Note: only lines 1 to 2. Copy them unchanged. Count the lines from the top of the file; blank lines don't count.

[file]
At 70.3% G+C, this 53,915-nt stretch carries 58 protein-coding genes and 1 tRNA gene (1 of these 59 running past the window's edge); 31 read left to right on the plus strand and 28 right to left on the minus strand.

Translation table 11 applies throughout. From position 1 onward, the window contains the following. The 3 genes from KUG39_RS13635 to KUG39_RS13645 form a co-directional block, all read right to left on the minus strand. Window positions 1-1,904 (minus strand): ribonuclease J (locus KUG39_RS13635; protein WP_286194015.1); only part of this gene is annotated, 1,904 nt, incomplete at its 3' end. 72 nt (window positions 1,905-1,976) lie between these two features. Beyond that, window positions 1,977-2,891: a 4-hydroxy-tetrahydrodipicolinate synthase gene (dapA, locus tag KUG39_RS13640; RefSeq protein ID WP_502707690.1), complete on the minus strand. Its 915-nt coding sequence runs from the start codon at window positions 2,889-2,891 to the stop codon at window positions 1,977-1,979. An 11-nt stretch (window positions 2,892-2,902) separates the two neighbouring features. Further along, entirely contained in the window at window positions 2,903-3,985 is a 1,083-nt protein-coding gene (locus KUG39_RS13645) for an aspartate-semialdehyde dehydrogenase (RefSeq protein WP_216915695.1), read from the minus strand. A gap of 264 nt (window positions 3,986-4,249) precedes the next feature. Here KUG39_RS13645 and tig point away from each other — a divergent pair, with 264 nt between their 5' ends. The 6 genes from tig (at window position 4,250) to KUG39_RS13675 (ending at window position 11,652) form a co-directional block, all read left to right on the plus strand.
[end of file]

At 70.3% G+C, this 53,915-nt stretch carries 58 protein-coding genes and 1 tRNA gene (1 of these 59 running past the window's edge); 31 read left to right on the plus strand and 28 right to left on the minus strand.

Translation table 11 applies throughout. From position 1 onward, the window contains the following. The 3 genes from KUG39_RS13635 to KUG39_RS13645 form a co-directional block, all read right to left on the minus strand. Window positions 1-1,904 (minus strand): ribonuclease J (locus KUG39_RS13635; protein WP_286194015.1); only part of this gene is annotated, 1,904 nt, incomplete at its 3' end. 72 nt (window positions 1,905-1,976) lie between these two features. Beyond that, window positions 1,977-2,891: a 4-hydroxy-tetrahydrodipicolinate synthase gene (dapA, locus tag KUG39_RS13640; RefSeq protein ID WP_502707690.1), complete on the minus strand. Its 915-nt coding sequence runs from the start codon at window positions 2,889-2,891 to the stop codon at window positions 1,977-1,979. An 11-nt stretch (window positions 2,892-2,902) separates the two neighbouring features. Further along, entirely contained in the window at window positions 2,903-3,985 is a 1,083-nt protein-coding gene (locus KUG39_RS13645) for an aspartate-semialdehyde dehydrogenase (RefSeq protein WP_216915695.1), read from the minus strand. A gap of 264 nt (window positions 3,986-4,249) precedes the next feature. Here KUG39_RS13645 and tig point away from each other — a divergent pair, with 264 nt between their 5' ends. The 6 genes from tig (at window position 4,250) to KUG39_RS13675 (ending at window position 11,652) form a co-directional block, all read left to right on the plus strand.